Holiday “Don’t” List

After spending a day reading disheartening Facebook posts about insensitive family interactions and texting with friends who are desperately seeking respite from people hogging their newborn babies around the Christmas tree, I thought I’d put together this nifty list of what NOT to do around the holidays.

Christmas may be over, but Kwanzaa and New Years are still going strong. These things shouldn’t have to be said but apparently a bunch of people missed the memo on basic manners. The good news is that 2016 offers an opportunity to get it right!

That said, here’s my PSA of a holiday party list. Continue reading “Holiday “Don’t” List”

Newlywed Ruminations: Surviving the holiday party

It’s holiday party season. Do you know what kind of conversationalist you are?

Are you the kind of person who waits impatiently for your friend to finish her story just so you can one-up her with your even bigger, even more horrible tale? Or are you the kind of person who listens and nods and allows the talker to finish their thoughts? Do you tire of people who say the same thing over and over and over again? Or do you ask follow up questions to veer them into a different direction with their speech?

I’ve attended three holiday parties in the last two days. I decided to switch things up this year and do more listening than talking. It’s interesting what you learn and glean from various personalities when you look and listen. There was a lady at one of the parties who clearly loved to talk. She could barely wait for you to finish your sentence before jumping in with her own tale of woe. But I discovered that, when I didn’t talk at all, she eventually had nothing to say.

I suppose she’s a reactionary talker/listener… No real topics on her own, but happy to jump in on whatever it is that you say.

There was another lady who said everything three times. Perhaps she was a pastor in training? It was odd and a bit annoying. I kept wanting to say “I heard you the first two times!” She also asked how I met my husband. I gave her the 30-second story version. Immediately after I finished she said, “well, let me tell YOU how I met my husband!” Her grand tale was 45 minutes in the telling, with each detail accented with an elbow prod to my arm or increasingly heavy handslaps to my shoulder.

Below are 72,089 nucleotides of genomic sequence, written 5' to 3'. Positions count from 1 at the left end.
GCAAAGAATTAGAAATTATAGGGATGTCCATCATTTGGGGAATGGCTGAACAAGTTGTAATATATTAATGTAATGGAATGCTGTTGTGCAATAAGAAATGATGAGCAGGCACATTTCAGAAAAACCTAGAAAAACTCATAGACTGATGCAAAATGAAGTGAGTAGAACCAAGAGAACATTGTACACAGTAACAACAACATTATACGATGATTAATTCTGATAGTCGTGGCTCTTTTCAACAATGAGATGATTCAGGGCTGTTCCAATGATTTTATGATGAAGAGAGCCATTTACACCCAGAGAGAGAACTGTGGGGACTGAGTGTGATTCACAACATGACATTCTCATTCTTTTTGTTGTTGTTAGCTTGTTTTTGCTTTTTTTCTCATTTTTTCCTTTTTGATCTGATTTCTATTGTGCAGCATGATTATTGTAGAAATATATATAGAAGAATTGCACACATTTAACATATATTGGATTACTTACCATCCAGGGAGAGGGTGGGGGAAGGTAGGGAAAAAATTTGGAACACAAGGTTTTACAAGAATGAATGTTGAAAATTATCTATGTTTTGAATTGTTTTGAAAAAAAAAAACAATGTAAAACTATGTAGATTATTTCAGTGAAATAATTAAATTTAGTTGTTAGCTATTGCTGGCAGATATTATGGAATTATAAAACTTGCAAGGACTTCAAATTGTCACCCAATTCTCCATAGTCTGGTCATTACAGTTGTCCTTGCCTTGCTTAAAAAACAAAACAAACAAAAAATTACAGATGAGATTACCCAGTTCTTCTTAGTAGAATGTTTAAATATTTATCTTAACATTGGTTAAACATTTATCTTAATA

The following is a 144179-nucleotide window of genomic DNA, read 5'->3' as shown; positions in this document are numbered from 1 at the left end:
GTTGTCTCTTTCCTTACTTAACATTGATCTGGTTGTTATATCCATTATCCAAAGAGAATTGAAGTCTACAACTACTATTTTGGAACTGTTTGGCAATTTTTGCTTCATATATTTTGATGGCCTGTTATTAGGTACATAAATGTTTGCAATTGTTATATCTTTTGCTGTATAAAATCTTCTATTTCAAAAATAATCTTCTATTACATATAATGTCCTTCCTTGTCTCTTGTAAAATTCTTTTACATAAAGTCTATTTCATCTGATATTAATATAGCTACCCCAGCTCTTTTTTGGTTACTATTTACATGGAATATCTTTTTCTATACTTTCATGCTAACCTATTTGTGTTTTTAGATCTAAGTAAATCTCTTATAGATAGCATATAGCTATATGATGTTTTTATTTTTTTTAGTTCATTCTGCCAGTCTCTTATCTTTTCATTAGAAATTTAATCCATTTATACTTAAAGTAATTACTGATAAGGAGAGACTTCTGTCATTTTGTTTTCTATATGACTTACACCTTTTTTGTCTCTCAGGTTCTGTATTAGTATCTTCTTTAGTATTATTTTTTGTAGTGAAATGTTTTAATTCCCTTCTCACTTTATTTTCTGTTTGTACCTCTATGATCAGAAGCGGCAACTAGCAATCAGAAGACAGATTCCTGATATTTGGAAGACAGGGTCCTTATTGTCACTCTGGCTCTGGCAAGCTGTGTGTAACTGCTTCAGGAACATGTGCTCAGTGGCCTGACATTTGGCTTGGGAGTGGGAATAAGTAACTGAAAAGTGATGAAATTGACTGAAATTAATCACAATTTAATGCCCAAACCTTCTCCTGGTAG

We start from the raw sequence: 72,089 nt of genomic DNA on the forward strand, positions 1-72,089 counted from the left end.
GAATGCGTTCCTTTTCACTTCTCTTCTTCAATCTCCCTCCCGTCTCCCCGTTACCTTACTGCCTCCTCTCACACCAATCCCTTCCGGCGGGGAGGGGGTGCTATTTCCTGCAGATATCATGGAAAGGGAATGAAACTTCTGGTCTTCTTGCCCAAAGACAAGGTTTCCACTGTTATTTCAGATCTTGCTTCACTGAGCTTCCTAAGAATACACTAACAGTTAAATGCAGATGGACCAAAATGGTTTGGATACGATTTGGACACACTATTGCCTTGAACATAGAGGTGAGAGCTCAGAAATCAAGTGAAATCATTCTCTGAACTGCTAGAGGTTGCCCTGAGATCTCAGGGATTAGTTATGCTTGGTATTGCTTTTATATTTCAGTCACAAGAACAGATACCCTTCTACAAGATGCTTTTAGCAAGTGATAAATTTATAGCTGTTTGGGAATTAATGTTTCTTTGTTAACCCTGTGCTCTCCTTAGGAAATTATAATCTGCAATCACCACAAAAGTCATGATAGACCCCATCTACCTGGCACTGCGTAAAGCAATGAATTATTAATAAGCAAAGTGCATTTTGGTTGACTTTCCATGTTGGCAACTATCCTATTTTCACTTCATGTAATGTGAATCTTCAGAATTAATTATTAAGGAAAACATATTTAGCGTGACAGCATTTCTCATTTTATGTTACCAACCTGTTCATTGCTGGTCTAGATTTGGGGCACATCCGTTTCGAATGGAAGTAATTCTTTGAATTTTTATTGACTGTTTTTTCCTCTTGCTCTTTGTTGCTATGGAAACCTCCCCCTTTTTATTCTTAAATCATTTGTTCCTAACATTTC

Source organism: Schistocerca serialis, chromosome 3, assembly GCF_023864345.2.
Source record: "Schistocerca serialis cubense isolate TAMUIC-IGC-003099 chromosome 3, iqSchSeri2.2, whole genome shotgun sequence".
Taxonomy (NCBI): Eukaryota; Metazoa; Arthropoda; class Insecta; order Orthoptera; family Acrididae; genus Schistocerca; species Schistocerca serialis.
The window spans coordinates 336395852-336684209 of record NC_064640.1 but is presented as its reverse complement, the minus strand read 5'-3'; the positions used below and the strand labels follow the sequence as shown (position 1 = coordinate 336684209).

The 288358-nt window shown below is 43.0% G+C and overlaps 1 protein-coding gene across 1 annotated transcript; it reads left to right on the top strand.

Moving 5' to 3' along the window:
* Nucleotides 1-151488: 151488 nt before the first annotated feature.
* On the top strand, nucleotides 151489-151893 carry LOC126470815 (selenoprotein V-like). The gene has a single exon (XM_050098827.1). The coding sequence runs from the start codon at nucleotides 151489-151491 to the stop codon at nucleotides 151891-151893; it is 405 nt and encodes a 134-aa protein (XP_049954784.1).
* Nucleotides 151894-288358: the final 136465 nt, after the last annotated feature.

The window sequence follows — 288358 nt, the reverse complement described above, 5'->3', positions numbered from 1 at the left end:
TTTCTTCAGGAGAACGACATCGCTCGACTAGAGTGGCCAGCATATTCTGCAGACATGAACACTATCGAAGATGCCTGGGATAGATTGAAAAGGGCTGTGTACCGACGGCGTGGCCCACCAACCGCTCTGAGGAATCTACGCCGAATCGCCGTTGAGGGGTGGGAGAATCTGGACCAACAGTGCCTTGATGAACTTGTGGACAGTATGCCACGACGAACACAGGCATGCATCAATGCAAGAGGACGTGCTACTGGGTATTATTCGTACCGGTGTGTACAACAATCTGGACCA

I’d never been elbowed or slapped while listening to such an animated talker before. So, I excused myself from this conversation by begging off to refill my drink.

Yet another lady, at a different party, slapped a business card into my hand and said she wanted to help me plan out my future, buy a house and buy life insurance. She then asked where I worked, and after telling her, she offered to come by the office if I host a day-long financial management seminar where of course, she could sell her services.

This lady wasn’t trying to listen or talk! She was just trying to sell. And frankly, I think that’s inappropriate at a family-oriented holiday party. You lose all kinds of cool points by trying to force your wares upon unsuspecting folks.

And finally, another lady kicked off the conversation by talking about another conversation she’d had with friends. It was a truth or dare hen party, she said. The dare was this: Tell me how many times you’ve cheated on your husband. According to the talker, all of the women admitted to being cheaters. That’s when the hostess of the holiday party came over and said, “Whoa! Why are we talking about this?” The hostess really didn’t want such talk at Christmas. So the initial talker changed the subject.

All this to say, I learned a lot by listening. I learned that some of the guests were genuinely interested in wishing holiday spirit. Those were the ones who talked of family and friends and thanksgiving. Others, like the financial lady, were only interested in my job status and what I could do for them. And a handful wanted an audience for their long and boring tales.

Here then, are my overwhelming listener takeaways, or rules, if you will.

1. Stand about a foot away from anyone who is drinking. They spit when they talk.
2. Better yet, stand to the side of the person talking, not in front of them. That way, the spit flies away from your person.
3. Learn to ask “tell me more,” or “why” when someone tells you a story.
4. With very few exceptions, most people can’t talk about themselves for more than three minutes at a time. They need a break, which is when you can go to the bathroom.
5. Not everything is appropriate table or party conversation.